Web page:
Cape Guardafui

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Cape Guardafui
Ras Asir, Gardafuul
راس عسير

Aromata promontorium
Historic lighthouse on the extreme tip of Cape Guardafui.
Historic lighthouse on the extreme tip of Cape Guardafui.
Cape Guardafui
Cape Guardafui


Region Bari
Time zone EAT (UTC+3)

Cape Guardafui (Somali: Gees Gardafuul), also known as Ras Asir and historically as Aromata promontorium, is a headland in the autonomous Puntland region in Somalia. Coextensive with the Gardafuul administrative province, it forms the geographical apex of the Horn of Africa.


Cape Guardafui is located at 11°49′N 51°15′E / 11.817°N 51.250°E / 11.817; 51.250, near the Gulf of Aden. The archipelago of Socotra lies off the cape in the Indian Ocean.[1]

15 leagues (45 miles) west of Guardafui is Ras Filuk, a steep cliff jutting into the Gulf of Aden from flatland. The mountain is believed to correspond with the ancient Elephas Mons or Cape Elephant (Ras Filuk in Arabic) described by Strabo.[2][3]


Referred to as Aromata promontorium by the ancient Greeks, Guardafui was described as early as the 1st century CE in the Periplus of the Erythraean Sea, along with other flourishing commercial settlements on the northern Somali littoral.[2]

The name Guardafui was originated during the late Middle ages by sailors using the Mediterranean Lingua Franca: "guarda fui" in ancient Italian means "look and escape", as a reference to the danger of the cape.[4]

In the early 19th century, Somali seamen barred entry to their ports along the coast, while engaging in trade with Aden and Mocha in adjacent Yemen using their own vessels.[2]

Lighthouse dedication plaque.

Due to consistent ship crashes along the coast, King Osman Mahamuud of the Majeerteen Sultanate, which controlled much of the northeastern Somali seaboard during the 19th century, entered into an informal agreement with Britain. The pact stipulated that the British would pay the King annual subsidies to protect shipwrecked British crews and guard wrecks against plunder. The agreement, however, remained unratified, as the British feared that doing so would "give other powers a precedent for making agreements with the Somalis, who seemed ready to enter into relations with all comers."[5]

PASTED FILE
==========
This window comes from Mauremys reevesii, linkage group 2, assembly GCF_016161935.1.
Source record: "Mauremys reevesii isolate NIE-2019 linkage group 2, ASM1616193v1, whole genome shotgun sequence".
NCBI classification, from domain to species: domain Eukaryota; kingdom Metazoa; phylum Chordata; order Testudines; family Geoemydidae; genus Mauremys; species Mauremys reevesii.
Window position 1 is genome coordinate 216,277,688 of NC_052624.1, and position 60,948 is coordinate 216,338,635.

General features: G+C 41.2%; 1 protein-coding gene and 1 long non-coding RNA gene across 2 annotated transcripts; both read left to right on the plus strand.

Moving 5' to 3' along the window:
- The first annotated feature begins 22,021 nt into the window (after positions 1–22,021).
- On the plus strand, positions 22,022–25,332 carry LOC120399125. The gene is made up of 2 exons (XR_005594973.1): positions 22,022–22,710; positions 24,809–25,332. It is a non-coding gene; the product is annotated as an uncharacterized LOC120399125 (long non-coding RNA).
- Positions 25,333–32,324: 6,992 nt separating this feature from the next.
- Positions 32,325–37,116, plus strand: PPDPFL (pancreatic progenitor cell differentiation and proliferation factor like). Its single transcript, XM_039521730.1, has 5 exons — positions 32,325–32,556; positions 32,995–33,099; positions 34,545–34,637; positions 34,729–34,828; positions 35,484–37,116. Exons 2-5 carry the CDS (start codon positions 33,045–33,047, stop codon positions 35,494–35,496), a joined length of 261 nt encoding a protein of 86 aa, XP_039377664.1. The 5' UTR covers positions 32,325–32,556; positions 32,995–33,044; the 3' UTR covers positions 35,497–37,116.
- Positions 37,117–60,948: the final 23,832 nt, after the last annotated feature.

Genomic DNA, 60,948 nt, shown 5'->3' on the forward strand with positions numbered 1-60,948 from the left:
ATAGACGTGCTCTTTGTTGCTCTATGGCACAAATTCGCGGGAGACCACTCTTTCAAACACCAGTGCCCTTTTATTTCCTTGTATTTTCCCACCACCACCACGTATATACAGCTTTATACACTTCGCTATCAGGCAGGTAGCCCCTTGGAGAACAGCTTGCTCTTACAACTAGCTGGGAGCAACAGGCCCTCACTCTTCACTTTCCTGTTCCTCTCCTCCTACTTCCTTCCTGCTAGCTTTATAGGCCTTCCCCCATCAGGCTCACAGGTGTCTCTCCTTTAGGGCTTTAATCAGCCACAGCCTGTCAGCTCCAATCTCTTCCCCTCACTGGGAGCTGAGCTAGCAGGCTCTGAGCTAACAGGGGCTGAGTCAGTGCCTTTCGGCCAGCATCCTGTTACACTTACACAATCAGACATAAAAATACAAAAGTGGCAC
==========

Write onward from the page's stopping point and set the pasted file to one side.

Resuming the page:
Sultan Yusuf Ali Kenadid of the Sultanate of Hobyo, which also controlled a portion of the coast, later granted concessions to an Aden-based French hotel proprietor and a former French Army officer to construct a lighthouse in Cape Guardafui. Capital for the project was raised by a firm in Marseilles, but the deal subsequently fell through.[6]

At the turn of the 20th century, the Italian authorities in Italian Somaliland finally made good on the construction plans. A stone lighthouse and radio station were eventually built in the headland,[7] with the former named after Francesco Crispi in 1930.[8]

The lighthouse has an original "Fascio littorio" exterior stone as a decoration, that is typical of fascist architecture promoted by Mussolini. Recently ONU authorities -related to the Italian government- have requested a study to declare the lighthouse an "historical monument" of Somalia and a proposed World Heritage Site [9]

On April 8, 2013, the Puntland government announced the creation of a new region coextensive with Cape Guardafui named Gardafuul. Carved out of the Bari region, it consists of three districts and has its capital at Alula.

See also[edit]


  1. ^ Longhurst, Alan R. (2007). Ecological Geography of the Sea (second ed.). Burlington, Massachusetts: Academic Press. pp. 297–298. ISBN 978-0-0804-6557-9. Retrieved April 28, 2015. 
  2. ^ a b c Tuckey, James Hingston, Commander, Royal Navy (1815). Maritime geography and statistics, or A description of the ocean and its coasts, maritime commerce, navigation, etc. Volume III. London: Printed for Black, Parry, and Co. p. 30. Retrieved April 28, 2015. 
  3. ^ Strabo (1889). The geography of Strabo: Literary translated, with notes. translated by Hans Claude Hamilton & William Falconer. Volumes 74-76 of Bohn's classical library. G. Bell & sons. p. 200. 
  4. ^ Piratestan
  5. ^ Laitin, David D. (1977). Politics, Language, and Thought: The Somali Experience. University Of Chicago Press. p. 71. ISBN 978-0-2264-6791-7. 
  6. ^ Committee on Northeast African Studies (1981). Northeast African Studies. Volume 3. Michigan State University Press. p. 50. 
  7. ^ Collier's Encyclopedia: With Bibliography and Index. Volume 9. New York: P.F. Collier & Son Corporation. 1957. p. 405. 
  8. ^ Bowditch, Nathaniel (1939). American Practical Navigator: An Epitome of Navigation and Nautical Astronomy. p. 352. 
  9. ^ Faro Francesco Crispi